New tires and suspension settings
Sitting around the house on vacation this week, got a call from work (a Goodyear store) saying a pair of tires had come for me. Rode my 07 919 there and put 'em on. Using a phobstand and a pitbull front stand, getting the wheels off was super easy. The new pilot powers are really soft and supple making them real easy to mount using a good touchless tire machine. Balanced with very little weight, re-using two of the three original clip weights. Some of you may know I put a penske 8900 sport shock on a few weeks ago. Since then, I've been playing with suspension settings. Fortunately I have willing people at work to help with setting sag. You need two people for this, one to hold the bike up with the rider on it and one to take measurements. For street use nearly all sources say to set it at about 30% of totat suspension travel front and rear. For my 165lbs, I found the front standard preload was allowing too much sag. If anyone has not made this basic adjustment, try it, what an improvement! The front rebound seems best at 3/4 turn out from fully in. The penske sport shock has a rebound adjuster that really works. Just a twist of a big thumbwheel clicker will easily take you from no damping at all to nearly rigid. But the penske has a goodie I've never had on any motorcycle before, a rear ride height adjustment separate from the pre-load. It adjusts with a pair of 1" end wrenches with the shock in place. IMO having this is worth a big chunk of the price. I am riding with the rear 5/8" higher than stock and the bike steers quicker with no loss of stability. Anybody here have some experience with rear ride height adjustment? I want to play with it but don't want to venture into instability. I made no suspension changes today, just tires. Broke the pilots in this afternoon. They may be very slightly less stable in a straight line than the oem michelin hi sports but leaned well over are very stable. I commute on the 919 to work almost evry day with a few nice sweeping, wide and lightly trafficked curves with concrete expansion joints. The suspension set-up and the pilot powers combine to just eat up these expansion joints so the bike hardly twiches at all when cornering over them.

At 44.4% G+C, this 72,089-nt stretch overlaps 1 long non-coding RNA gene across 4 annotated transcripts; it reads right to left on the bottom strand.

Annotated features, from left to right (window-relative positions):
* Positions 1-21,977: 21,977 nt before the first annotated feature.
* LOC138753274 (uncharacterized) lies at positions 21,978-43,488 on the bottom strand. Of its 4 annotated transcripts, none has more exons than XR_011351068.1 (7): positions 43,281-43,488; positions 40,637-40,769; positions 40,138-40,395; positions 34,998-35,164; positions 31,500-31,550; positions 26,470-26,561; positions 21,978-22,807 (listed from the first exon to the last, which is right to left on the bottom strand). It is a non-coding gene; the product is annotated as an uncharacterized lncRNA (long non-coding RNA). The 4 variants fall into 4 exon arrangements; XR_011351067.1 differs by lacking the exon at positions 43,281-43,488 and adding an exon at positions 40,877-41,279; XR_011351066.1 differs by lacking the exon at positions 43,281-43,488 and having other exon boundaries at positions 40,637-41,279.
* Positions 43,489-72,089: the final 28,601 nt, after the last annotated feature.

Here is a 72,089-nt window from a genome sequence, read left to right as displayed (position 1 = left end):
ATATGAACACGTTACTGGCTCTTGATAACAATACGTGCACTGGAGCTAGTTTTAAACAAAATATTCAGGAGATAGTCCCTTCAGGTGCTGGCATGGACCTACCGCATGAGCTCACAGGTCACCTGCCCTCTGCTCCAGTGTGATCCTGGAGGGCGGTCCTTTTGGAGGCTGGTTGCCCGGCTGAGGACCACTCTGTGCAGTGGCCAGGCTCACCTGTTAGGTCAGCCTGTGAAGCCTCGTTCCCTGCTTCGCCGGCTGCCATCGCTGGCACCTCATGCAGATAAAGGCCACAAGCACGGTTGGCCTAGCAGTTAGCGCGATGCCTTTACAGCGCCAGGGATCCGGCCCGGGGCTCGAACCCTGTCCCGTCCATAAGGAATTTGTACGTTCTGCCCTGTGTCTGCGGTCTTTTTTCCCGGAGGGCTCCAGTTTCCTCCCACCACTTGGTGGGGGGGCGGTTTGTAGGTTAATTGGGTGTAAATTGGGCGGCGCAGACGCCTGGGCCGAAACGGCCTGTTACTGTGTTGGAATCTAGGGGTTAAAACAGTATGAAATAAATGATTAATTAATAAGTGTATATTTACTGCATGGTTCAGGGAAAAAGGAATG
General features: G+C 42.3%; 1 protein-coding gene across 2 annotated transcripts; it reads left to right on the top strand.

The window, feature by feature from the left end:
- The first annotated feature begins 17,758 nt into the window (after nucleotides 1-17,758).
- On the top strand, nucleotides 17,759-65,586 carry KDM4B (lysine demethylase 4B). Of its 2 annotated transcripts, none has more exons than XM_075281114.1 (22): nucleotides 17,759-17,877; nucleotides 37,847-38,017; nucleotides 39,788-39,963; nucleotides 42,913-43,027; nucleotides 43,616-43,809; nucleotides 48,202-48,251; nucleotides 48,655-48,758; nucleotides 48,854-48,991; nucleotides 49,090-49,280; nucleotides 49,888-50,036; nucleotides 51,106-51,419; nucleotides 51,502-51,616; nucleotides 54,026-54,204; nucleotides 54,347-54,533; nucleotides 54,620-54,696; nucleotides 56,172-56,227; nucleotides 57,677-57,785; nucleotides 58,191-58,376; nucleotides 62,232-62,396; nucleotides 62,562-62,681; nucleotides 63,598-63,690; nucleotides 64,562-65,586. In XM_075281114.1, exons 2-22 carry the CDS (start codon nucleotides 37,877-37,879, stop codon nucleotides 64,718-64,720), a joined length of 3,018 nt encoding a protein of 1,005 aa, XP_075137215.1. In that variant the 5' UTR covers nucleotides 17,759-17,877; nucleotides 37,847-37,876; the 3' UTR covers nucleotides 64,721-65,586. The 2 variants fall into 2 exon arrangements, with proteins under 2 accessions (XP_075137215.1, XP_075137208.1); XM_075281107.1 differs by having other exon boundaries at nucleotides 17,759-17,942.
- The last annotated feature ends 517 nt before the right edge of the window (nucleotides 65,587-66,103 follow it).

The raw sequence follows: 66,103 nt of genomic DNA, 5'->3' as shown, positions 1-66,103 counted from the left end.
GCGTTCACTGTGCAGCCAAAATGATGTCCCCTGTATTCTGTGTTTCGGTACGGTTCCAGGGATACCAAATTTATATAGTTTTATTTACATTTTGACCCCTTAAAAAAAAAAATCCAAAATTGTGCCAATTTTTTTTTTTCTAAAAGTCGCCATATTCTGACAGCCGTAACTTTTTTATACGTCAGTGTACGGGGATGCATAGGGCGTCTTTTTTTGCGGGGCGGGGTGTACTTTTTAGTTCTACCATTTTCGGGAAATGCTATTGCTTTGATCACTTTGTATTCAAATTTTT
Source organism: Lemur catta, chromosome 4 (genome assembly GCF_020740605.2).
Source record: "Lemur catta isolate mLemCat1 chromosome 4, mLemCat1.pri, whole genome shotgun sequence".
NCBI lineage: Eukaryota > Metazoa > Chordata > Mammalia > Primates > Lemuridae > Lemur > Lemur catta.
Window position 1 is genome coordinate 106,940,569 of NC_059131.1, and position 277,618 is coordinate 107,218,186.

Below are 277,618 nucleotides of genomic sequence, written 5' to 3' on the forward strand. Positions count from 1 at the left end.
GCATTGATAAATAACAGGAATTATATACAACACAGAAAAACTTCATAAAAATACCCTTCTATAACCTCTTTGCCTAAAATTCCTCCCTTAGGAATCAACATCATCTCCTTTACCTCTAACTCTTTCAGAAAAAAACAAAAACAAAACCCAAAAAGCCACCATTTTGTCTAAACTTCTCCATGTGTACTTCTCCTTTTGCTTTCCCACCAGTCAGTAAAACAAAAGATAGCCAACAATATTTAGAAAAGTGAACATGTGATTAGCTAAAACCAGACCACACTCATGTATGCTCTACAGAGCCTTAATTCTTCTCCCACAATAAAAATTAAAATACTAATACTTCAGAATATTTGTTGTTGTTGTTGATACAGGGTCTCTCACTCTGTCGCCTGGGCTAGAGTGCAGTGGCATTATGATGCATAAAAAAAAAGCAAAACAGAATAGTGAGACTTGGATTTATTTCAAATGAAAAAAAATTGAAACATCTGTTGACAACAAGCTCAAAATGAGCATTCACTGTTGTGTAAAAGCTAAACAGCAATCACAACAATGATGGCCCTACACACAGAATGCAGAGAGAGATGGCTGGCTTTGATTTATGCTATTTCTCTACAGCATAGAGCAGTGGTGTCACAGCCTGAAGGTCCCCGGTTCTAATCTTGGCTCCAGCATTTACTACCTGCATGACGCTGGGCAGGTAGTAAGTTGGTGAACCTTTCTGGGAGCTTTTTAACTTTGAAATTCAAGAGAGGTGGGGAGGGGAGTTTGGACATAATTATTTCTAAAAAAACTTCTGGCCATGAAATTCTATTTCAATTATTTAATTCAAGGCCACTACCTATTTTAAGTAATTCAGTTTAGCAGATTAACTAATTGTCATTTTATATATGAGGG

Man, I have so much fun putting this stuff on my bike. I love working on it. I think the 919 will be remembered in several years time as one of the last simple, easy to work on road motorcycles ever made.